03 Jul 2023 1 min read

Chart of the month: what we talk about when we talk about inflation

By Christopher Teschmacher

Continued tightness in the labour market has led to sticky inflation in less scalable parts of the services sector. 


US inflation is off its peak, but is easing at a slower pace than the Federal Reserve (Fed) had been expecting. In our latest Chart of the Month, we take out the magnifying glass and break inflation down into 132 sub-components, and then regroup them into three categories aligned to their pre-pandemic inflationary trends.

What we find is that components that were getting cheaper pre-pandemic, such as mass-produced homewares, books and basic electronics, are likely to soon resume a deflationary trend. That makes sense as the disruption to production and supply chains from COVID is now behind is.

Mild inflation components, including some luxury goods and scalable service sector areas, also bounced higher in the pandemic but again are showing some deceleration in the rate of inflation.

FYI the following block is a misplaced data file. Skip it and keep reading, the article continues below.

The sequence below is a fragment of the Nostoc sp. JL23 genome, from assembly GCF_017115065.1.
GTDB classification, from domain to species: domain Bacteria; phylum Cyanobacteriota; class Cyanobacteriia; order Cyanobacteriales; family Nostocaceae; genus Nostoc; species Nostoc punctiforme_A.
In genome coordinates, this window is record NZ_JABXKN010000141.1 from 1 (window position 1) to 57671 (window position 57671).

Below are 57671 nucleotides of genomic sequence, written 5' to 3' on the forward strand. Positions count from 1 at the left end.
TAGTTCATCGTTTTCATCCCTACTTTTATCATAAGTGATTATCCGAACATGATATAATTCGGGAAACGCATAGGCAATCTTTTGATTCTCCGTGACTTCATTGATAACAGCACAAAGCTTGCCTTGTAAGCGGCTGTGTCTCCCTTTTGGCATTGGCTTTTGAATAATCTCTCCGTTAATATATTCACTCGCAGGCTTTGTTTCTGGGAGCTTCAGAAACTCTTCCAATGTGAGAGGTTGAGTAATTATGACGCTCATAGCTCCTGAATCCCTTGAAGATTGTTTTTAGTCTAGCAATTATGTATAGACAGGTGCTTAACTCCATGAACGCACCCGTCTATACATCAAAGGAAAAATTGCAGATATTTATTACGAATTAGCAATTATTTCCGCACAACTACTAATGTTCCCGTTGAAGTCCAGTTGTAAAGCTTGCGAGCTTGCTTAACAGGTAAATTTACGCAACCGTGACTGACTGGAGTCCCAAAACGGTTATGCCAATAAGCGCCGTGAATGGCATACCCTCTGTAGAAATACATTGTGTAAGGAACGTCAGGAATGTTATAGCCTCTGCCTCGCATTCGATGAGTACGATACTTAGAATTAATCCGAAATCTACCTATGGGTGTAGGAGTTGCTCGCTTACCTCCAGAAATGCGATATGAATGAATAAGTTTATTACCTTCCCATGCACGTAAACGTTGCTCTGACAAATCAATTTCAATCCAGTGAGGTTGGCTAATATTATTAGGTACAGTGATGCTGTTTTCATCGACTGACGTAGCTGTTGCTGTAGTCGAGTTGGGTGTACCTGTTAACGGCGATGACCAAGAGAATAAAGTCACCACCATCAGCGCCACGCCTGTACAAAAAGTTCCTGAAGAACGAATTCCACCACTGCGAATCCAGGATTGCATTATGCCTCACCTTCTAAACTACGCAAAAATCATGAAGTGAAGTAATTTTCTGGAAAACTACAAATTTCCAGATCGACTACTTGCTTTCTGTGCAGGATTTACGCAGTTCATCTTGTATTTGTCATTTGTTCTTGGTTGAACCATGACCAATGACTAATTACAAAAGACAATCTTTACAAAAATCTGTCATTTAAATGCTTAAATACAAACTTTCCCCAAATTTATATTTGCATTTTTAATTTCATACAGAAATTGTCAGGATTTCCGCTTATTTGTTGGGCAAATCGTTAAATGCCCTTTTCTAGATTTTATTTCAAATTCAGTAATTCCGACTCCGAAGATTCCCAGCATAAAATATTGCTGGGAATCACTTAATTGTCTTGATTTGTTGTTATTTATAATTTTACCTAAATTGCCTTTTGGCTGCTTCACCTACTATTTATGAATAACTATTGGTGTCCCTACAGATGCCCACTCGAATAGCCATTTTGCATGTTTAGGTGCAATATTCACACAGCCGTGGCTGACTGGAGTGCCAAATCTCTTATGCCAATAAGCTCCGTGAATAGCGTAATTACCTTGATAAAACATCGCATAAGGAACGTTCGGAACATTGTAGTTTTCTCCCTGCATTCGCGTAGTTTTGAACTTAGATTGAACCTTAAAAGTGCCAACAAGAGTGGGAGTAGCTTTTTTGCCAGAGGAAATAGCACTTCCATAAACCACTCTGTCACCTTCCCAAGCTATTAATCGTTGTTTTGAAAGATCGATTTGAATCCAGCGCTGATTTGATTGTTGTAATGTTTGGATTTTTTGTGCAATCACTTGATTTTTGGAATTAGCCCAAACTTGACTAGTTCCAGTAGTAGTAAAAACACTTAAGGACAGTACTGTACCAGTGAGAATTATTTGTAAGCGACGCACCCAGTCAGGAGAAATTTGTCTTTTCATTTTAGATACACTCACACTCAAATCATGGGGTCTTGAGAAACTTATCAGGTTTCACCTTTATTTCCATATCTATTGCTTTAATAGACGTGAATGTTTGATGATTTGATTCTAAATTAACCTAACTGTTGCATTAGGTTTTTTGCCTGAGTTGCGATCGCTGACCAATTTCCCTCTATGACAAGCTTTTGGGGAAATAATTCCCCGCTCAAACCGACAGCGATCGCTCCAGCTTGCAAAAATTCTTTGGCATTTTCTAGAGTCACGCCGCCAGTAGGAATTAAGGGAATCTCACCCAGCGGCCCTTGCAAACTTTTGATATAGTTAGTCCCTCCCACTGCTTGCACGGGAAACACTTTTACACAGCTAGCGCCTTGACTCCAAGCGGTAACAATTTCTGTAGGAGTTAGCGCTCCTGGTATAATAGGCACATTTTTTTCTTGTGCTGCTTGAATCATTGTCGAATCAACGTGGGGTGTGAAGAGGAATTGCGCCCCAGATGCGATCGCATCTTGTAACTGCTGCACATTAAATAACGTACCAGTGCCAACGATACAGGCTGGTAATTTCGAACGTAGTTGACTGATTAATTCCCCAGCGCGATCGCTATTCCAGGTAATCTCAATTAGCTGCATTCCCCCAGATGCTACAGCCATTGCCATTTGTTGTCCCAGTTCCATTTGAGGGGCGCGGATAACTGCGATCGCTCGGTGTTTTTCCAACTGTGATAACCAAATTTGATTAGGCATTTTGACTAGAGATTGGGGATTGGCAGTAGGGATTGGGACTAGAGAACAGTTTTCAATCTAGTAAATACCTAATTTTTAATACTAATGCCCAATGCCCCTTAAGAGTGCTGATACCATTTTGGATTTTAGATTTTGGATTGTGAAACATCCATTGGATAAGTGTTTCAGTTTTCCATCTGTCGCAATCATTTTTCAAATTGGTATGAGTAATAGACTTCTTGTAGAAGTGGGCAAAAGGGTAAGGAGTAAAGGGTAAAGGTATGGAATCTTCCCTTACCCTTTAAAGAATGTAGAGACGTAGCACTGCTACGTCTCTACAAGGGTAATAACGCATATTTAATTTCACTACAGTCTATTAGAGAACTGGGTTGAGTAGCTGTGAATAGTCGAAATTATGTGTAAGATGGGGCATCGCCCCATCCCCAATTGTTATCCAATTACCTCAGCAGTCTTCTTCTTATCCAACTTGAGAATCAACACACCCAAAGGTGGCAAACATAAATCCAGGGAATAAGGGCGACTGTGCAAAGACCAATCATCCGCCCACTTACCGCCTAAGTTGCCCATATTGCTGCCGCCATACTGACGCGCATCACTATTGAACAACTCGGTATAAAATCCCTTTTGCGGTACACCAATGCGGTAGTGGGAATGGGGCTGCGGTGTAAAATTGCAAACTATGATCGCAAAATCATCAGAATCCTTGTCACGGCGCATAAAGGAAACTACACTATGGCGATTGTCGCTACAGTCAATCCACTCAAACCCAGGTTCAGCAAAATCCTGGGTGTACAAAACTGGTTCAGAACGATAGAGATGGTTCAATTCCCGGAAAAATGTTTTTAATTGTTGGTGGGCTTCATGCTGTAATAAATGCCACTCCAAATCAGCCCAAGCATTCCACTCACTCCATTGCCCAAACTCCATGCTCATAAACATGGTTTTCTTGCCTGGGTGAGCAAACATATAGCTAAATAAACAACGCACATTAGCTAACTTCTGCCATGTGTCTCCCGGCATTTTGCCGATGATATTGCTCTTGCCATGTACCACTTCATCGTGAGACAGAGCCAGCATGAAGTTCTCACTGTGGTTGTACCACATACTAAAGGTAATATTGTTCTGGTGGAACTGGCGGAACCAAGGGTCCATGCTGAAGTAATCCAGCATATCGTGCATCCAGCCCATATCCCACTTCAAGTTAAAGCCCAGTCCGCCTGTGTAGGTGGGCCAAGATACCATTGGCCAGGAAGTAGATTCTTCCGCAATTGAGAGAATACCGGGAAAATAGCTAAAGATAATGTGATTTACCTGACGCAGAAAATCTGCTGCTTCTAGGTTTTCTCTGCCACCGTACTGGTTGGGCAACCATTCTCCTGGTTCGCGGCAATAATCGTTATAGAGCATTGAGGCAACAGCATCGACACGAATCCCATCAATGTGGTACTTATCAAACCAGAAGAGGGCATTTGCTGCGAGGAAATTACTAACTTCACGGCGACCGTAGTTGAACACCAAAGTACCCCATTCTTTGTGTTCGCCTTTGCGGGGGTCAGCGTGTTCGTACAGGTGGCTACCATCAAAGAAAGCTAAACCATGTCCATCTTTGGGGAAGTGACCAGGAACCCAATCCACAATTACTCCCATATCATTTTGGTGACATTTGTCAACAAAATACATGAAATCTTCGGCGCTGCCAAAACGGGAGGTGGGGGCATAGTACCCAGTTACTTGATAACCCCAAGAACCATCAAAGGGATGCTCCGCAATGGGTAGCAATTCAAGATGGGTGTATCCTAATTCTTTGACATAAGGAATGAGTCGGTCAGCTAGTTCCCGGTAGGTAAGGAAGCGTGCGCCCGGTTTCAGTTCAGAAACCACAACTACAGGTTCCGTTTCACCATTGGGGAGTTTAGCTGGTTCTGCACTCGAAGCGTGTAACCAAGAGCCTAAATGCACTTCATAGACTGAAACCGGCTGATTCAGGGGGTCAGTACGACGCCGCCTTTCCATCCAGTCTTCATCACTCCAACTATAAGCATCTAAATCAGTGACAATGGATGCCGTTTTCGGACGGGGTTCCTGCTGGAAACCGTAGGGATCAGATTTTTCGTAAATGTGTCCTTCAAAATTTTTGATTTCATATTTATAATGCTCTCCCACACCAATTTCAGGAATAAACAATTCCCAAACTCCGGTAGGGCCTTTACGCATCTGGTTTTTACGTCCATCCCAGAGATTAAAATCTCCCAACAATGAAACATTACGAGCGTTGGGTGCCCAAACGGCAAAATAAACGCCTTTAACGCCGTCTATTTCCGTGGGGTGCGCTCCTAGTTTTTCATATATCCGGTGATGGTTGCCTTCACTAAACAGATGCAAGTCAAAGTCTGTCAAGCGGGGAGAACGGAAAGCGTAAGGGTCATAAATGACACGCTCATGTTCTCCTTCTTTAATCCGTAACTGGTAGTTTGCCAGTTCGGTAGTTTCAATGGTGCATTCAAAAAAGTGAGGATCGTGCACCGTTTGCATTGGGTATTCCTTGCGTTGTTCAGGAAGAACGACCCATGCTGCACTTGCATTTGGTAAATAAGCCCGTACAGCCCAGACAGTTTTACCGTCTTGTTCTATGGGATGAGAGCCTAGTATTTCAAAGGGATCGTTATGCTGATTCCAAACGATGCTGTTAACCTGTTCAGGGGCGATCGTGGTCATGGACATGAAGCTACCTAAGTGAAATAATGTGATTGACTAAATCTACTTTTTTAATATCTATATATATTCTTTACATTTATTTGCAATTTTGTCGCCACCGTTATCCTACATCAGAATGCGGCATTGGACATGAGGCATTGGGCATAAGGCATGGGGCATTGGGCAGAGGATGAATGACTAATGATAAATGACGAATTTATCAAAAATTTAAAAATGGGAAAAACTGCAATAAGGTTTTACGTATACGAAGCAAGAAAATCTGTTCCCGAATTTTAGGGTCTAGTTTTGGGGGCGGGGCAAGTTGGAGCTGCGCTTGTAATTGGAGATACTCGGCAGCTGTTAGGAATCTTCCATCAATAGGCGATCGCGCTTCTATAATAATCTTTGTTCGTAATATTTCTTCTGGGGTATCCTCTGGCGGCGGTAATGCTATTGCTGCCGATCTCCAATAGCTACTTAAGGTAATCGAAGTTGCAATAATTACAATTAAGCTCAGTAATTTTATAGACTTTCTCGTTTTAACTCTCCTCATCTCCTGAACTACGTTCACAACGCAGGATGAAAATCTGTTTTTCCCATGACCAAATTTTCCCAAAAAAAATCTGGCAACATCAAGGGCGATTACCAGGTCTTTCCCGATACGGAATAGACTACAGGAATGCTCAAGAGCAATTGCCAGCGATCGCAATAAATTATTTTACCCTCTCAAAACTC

But it’s the less scalable service sectors with already strong inflation trends pre-pandemic that are the most worrying today: healthcare, education, maintenance, eating out. There is no easing of inflation here, with it still rising at over 6% year-on-year, on average.

If that persists, the Fed will feel the pressure to continue rate hikes. We believe that a recession is still ahead of us and could be a necessary release valve for the tight labour market that is driving inflation in these components higher. 

Christopher Teschmacher

Fund Manager

Chris is something of a perfectionist which may explain the raft of automated spreadsheets ensuring charts are properly formatted to Teschmacher® standards. Having become the resident quiz master, he keeps his colleagues on their toes with a steady stream of investment trivia. This worldly Dutchman has wanderlust in his blood – he was born in Australia and has lived in London, New York and Paris. He has since settled in London with his young family, although regular trips to the South of France suggest that ambitions to become a vineyard owner are still strong.

Christopher Teschmacher